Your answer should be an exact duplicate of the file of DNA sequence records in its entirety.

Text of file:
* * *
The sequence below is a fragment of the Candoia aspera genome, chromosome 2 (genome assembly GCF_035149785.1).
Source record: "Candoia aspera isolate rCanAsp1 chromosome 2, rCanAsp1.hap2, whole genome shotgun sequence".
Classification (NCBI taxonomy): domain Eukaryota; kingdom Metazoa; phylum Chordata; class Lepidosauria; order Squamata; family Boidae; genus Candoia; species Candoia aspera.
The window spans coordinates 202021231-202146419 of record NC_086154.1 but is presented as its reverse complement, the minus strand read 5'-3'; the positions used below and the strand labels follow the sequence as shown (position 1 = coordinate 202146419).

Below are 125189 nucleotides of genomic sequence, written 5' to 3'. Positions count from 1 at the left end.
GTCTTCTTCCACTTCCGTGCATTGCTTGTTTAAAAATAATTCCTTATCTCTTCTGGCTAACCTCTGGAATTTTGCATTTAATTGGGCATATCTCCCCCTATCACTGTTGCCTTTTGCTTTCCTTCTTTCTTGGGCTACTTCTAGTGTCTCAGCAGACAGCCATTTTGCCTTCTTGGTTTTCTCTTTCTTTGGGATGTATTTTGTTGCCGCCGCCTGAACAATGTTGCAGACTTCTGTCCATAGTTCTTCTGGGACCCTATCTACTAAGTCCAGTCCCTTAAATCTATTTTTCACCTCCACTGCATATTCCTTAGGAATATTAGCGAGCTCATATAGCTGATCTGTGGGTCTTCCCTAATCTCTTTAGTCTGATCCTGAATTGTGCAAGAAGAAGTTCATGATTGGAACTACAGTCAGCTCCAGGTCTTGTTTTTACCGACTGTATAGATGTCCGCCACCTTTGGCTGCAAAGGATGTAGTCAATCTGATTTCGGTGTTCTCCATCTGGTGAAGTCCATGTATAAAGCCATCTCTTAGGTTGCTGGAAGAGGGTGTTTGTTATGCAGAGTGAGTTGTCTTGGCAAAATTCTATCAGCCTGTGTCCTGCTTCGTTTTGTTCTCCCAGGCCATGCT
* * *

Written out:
The sequence below is a fragment of the Candoia aspera genome, chromosome 2 (genome assembly GCF_035149785.1).
Source record: "Candoia aspera isolate rCanAsp1 chromosome 2, rCanAsp1.hap2, whole genome shotgun sequence".
Classification (NCBI taxonomy): domain Eukaryota; kingdom Metazoa; phylum Chordata; class Lepidosauria; order Squamata; family Boidae; genus Candoia; species Candoia aspera.
The window spans coordinates 202021231-202146419 of record NC_086154.1 but is presented as its reverse complement, the minus strand read 5'-3'; the positions used below and the strand labels follow the sequence as shown (position 1 = coordinate 202146419).

Below are 125189 nucleotides of genomic sequence, written 5' to 3'. Positions count from 1 at the left end.
GTCTTCTTCCACTTCCGTGCATTGCTTGTTTAAAAATAATTCCTTATCTCTTCTGGCTAACCTCTGGAATTTTGCATTTAATTGGGCATATCTCCCCCTATCACTGTTGCCTTTTGCTTTCCTTCTTTCTTGGGCTACTTCTAGTGTCTCAGCAGACAGCCATTTTGCCTTCTTGGTTTTCTCTTTCTTTGGGATGTATTTTGTTGCCGCCGCCTGAACAATGTTGCAGACTTCTGTCCATAGTTCTTCTGGGACCCTATCTACTAAGTCCAGTCCCTTAAATCTATTTTTCACCTCCACTGCATATTCCTTAGGAATATTAGCGAGCTCATATAGCTGATCTGTGGGTCTTCCCTAATCTCTTTAGTCTGATCCTGAATTGTGCAAGAAGAAGTTCATGATTGGAACTACAGTCAGCTCCAGGTCTTGTTTTTACCGACTGTATAGATGTCCGCCACCTTTGGCTGCAAAGGATGTAGTCAATCTGATTTCGGTGTTCTCCATCTGGTGAAGTCCATGTATAAAGCCATCTCTTAGGTTGCTGGAAGAGGGTGTTTGTTATGCAGAGTGAGTTGTCTTGGCAAAATTCTATCAGCCTGTGTCCTGCTTCGTTTTGTTCTCCCAGGCCATGCT